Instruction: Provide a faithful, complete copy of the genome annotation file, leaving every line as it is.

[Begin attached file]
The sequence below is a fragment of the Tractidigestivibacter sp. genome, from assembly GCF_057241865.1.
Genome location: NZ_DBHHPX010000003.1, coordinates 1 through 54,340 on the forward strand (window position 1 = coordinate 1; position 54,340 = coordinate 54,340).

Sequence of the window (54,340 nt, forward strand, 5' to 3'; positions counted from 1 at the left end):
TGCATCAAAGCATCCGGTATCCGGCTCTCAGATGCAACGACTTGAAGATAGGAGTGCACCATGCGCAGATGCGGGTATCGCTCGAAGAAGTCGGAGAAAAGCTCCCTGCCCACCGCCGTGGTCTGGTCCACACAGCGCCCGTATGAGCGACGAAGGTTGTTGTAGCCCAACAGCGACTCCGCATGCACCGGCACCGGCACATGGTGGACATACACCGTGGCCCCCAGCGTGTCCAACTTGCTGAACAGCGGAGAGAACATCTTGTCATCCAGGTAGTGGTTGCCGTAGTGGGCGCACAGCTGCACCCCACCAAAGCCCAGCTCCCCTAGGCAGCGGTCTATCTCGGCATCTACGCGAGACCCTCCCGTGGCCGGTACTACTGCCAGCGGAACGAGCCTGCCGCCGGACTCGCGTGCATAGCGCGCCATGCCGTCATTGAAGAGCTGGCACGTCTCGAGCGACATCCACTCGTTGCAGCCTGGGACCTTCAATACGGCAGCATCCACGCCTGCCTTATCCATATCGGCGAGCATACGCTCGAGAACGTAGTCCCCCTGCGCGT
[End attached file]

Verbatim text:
The sequence below is a fragment of the Tractidigestivibacter sp. genome, from assembly GCF_057241865.1.
Genome location: NZ_DBHHPX010000003.1, coordinates 1 through 54,340 on the forward strand (window position 1 = coordinate 1; position 54,340 = coordinate 54,340).

Sequence of the window (54,340 nt, forward strand, 5' to 3'; positions counted from 1 at the left end):
TGCATCAAAGCATCCGGTATCCGGCTCTCAGATGCAACGACTTGAAGATAGGAGTGCACCATGCGCAGATGCGGGTATCGCTCGAAGAAGTCGGAGAAAAGCTCCCTGCCCACCGCCGTGGTCTGGTCCACACAGCGCCCGTATGAGCGACGAAGGTTGTTGTAGCCCAACAGCGACTCCGCATGCACCGGCACCGGCACATGGTGGACATACACCGTGGCCCCCAGCGTGTCCAACTTGCTGAACAGCGGAGAGAACATCTTGTCATCCAGGTAGTGGTTGCCGTAGTGGGCGCACAGCTGCACCCCACCAAAGCCCAGCTCCCCTAGGCAGCGGTCTATCTCGGCATCTACGCGAGACCCTCCCGTGGCCGGTACTACTGCCAGCGGAACGAGCCTGCCGCCGGACTCGCGTGCATAGCGCGCCATGCCGTCATTGAAGAGCTGGCACGTCTCGAGCGACATCCACTCGTTGCAGCCTGGGACCTTCAATACGGCAGCATCCACGCCTGCCTTATCCATATCGGCGAGCATACGCTCGAGAACGTAGTCCCCCTGCGCGT